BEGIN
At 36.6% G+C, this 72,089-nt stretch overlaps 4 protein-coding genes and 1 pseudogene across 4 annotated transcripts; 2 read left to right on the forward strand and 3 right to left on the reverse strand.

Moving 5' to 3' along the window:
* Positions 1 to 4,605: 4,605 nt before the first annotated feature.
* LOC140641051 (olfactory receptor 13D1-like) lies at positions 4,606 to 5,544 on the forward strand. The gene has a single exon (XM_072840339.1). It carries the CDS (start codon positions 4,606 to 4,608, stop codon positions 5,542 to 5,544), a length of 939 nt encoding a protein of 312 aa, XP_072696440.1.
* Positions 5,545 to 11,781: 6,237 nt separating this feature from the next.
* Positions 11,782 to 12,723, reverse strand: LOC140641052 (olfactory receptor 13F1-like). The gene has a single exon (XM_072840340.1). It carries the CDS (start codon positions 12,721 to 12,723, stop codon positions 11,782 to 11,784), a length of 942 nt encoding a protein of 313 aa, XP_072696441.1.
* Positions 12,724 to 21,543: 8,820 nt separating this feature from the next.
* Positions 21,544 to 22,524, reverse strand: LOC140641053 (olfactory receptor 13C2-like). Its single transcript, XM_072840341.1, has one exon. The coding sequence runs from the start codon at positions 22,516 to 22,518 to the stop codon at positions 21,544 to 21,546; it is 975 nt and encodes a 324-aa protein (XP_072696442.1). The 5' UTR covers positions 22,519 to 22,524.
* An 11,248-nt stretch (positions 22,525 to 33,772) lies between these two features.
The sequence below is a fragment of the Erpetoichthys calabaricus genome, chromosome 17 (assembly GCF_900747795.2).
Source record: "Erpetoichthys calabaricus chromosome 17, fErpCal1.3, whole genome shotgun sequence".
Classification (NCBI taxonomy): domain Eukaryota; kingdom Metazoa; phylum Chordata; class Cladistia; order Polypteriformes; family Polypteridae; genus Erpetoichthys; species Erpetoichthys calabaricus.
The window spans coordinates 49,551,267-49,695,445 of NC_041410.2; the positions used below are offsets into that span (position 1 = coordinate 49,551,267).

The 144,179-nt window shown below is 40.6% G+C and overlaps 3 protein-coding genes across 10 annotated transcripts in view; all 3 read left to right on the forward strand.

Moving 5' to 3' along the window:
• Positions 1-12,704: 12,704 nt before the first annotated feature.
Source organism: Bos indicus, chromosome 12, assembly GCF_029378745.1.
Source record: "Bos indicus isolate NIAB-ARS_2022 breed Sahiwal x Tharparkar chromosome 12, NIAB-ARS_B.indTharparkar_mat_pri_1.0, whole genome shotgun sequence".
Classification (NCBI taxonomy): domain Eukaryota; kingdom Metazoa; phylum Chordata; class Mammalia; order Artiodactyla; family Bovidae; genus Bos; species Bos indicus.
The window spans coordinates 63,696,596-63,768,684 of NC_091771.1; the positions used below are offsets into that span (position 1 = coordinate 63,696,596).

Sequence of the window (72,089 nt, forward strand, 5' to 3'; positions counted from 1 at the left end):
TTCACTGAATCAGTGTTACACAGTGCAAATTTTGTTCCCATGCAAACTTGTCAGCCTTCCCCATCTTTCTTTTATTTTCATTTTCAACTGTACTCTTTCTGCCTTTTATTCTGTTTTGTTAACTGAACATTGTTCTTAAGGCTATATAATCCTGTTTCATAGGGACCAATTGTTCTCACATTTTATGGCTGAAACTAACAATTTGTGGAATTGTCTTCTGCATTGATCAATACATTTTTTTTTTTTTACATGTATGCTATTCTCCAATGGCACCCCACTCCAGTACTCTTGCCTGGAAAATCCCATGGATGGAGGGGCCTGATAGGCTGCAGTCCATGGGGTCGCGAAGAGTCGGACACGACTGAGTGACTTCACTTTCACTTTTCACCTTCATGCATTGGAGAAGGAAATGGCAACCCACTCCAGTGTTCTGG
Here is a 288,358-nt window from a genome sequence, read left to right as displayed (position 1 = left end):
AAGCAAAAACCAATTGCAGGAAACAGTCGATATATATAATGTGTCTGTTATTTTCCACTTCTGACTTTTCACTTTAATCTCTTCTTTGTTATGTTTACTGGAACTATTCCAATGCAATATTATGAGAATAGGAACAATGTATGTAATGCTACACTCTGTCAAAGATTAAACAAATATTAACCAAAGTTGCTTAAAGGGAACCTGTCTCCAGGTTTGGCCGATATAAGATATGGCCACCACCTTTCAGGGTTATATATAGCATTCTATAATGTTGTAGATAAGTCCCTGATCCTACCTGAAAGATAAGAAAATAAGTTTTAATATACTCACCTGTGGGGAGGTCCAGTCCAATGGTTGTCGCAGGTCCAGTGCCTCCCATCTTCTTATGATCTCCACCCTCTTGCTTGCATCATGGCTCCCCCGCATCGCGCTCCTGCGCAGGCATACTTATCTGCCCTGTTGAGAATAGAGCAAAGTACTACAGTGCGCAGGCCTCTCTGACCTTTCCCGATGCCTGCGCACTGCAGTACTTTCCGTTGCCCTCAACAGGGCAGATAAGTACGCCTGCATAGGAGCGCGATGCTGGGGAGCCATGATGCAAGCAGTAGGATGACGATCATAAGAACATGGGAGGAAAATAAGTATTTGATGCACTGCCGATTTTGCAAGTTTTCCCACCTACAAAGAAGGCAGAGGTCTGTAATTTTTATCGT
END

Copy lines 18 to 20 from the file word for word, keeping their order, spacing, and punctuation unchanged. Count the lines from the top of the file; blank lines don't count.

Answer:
Source record: "Bos indicus isolate NIAB-ARS_2022 breed Sahiwal x Tharparkar chromosome 12, NIAB-ARS_B.indTharparkar_mat_pri_1.0, whole genome shotgun sequence".
Classification (NCBI taxonomy): domain Eukaryota; kingdom Metazoa; phylum Chordata; class Mammalia; order Artiodactyla; family Bovidae; genus Bos; species Bos indicus.
The window spans coordinates 63,696,596-63,768,684 of NC_091771.1; the positions used below are offsets into that span (position 1 = coordinate 63,696,596).